You'll meet a few central players as you navigate the VC route. Some are inside the VC firm, and others are not. Let's start with the outside players.  

  • The Lawyer: The VC will have them (likely many of them). You should, too – the best you can afford. Try to make sure they know the VCs you're seeking. They will help you focus on what will matter most, work through the nuances of a deal, and negotiate through the process.  
  • The Mentor: We talked about this person earlier. Keep them on your roster. Ideally, they've been through this process and can answer questions and be a sounding board as you gather materials and pitch.  

The People You'll Meet at the VC Firm  

One point of note – the titles that firms use will vary somewhat. We're referring to titles we use on our Investment team. (Meet them here.)

  • The Analyst: Working (hard) on the first rung of the ladder in a VC firm, analysts are junior team members who do research, calculations, memos, and more. They are likely the first people to see inbound inquiries from founders who want to share a pitch deck. Even if you don't meet them, it's important to know they're a source of valuable information for the others you will eventually (hopefully) encounter.  
  • The Associate and Senior Associate: Up next, associates and senior associates are team members who work directly for one or more deal/pod partners. They work hard to scout new deals, perform due diligence, write exhaustive memos about prospective investments, and more. Most are focused on a specific sector and are exceedingly knowledgeable about the characteristics of high-potential, high-growth companies in their spaces. That stat about the thousands of pitch decks VCs review on the way to the small handful they fund? These people are the ones doing a lot of that initial vetting work.  
  • The Vice President: These seasoned team members have some deal responsibility and are a valuable and relied-upon source of information for the managing and general partners as they make final decisions about what companies to pursue for the portfolio.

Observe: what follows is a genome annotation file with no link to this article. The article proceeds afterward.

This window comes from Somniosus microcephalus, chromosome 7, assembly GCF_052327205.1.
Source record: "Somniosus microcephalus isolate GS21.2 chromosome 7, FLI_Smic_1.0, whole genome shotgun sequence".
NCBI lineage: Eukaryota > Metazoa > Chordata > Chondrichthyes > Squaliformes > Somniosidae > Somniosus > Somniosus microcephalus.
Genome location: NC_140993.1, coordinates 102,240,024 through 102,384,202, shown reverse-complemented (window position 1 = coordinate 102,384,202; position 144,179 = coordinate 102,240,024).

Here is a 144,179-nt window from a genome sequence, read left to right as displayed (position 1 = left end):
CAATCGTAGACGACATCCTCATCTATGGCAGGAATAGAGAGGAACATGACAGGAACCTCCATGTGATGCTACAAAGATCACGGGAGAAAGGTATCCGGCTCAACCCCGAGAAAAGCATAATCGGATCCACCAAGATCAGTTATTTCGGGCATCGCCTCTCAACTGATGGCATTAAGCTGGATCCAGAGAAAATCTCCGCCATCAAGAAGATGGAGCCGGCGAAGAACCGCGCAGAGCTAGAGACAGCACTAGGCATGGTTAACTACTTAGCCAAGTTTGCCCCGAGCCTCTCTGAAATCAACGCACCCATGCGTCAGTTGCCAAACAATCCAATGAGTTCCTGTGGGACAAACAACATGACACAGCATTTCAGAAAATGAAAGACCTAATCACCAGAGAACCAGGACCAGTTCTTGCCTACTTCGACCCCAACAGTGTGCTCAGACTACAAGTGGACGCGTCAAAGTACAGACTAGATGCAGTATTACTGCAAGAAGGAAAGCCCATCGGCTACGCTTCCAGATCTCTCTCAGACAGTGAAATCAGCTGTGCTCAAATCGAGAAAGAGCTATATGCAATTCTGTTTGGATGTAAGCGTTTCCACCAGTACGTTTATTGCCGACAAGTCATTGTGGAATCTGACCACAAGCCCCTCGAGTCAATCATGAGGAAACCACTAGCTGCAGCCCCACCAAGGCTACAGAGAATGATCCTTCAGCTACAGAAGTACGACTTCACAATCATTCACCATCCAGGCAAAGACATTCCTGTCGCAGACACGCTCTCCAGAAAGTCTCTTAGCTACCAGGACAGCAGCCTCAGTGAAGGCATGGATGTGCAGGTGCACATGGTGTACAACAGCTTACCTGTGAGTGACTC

• The Partners: Most firms will have one or a couple managing partners, as well as a bevy of deeply experienced, sector-focused general partners. It's unlikely you'll meet these people early in the pitching process, but make no mistake – they are meeting you through the information you're submitting and the research being provided to them by the other team members. Once you're in the portfolio, though, these people can unlock knowledge, experience, networking, and capital support that weave together to form a lifeline for your fast-growing business.  

Proceed.  

Ideally, your relationship with the VC firm will include follow-on rounds and carry you through to a successful exit. For some companies, success might be moving to a funding relationship with a private equity (PE) firm. For others, it's an event like an IPO, acquisition, or merger. Whatever it is, if your funding journey has aligned well with the phases in your growing business, you'll be well set up and ready to create, shape, and lead your industry for years to come.    

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*This article focuses on the people you'll encounter in the private capital funding environment. Of course, the U.S. Small Business Administration (SBA) also offers various types of financial assistance to small businesses. Most are aimed at those struggling to find funding through traditional channels. Keep in mind the SBA doesn't actually loan money – instead, it sets guidelines for partner lenders, community development organizations, and micro-lending institutions.